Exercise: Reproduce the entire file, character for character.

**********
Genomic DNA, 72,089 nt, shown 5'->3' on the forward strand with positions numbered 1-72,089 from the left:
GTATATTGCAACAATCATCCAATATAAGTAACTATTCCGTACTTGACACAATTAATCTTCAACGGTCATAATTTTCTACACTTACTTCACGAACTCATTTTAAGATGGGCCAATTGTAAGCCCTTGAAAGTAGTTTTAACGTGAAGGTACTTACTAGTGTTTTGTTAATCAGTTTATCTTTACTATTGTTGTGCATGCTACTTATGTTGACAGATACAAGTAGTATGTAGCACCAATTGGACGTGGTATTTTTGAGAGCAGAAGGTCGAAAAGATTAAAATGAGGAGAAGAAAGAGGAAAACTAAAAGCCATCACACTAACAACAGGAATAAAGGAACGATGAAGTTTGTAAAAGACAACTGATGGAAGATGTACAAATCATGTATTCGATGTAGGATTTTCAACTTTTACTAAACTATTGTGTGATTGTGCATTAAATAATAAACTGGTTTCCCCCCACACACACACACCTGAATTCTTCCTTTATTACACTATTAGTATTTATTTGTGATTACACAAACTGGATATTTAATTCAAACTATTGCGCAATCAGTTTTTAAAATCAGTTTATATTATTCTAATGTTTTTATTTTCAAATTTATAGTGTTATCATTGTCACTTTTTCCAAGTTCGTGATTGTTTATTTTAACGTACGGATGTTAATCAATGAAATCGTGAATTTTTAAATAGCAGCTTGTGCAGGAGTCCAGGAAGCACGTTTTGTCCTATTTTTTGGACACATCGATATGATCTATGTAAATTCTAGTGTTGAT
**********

Genomic DNA, 72,089 nt, shown 5'->3' on the forward strand with positions numbered 1-72,089 from the left:
GTATATTGCAACAATCATCCAATATAAGTAACTATTCCGTACTTGACACAATTAATCTTCAACGGTCATAATTTTCTACACTTACTTCACGAACTCATTTTAAGATGGGCCAATTGTAAGCCCTTGAAAGTAGTTTTAACGTGAAGGTACTTACTAGTGTTTTGTTAATCAGTTTATCTTTACTATTGTTGTGCATGCTACTTATGTTGACAGATACAAGTAGTATGTAGCACCAATTGGACGTGGTATTTTTGAGAGCAGAAGGTCGAAAAGATTAAAATGAGGAGAAGAAAGAGGAAAACTAAAAGCCATCACACTAACAACAGGAATAAAGGAACGATGAAGTTTGTAAAAGACAACTGATGGAAGATGTACAAATCATGTATTCGATGTAGGATTTTCAACTTTTACTAAACTATTGTGTGATTGTGCATTAAATAATAAACTGGTTTCCCCCCACACACACACACCTGAATTCTTCCTTTATTACACTATTAGTATTTATTTGTGATTACACAAACTGGATATTTAATTCAAACTATTGCGCAATCAGTTTTTAAAATCAGTTTATATTATTCTAATGTTTTTATTTTCAAATTTATAGTGTTATCATTGTCACTTTTTCCAAGTTCGTGATTGTTTATTTTAACGTACGGATGTTAATCAATGAAATCGTGAATTTTTAAATAGCAGCTTGTGCAGGAGTCCAGGAAGCACGTTTTGTCCTATTTTTTGGACACATCGATATGATCTATGTAAATTCTAGTGTTGAT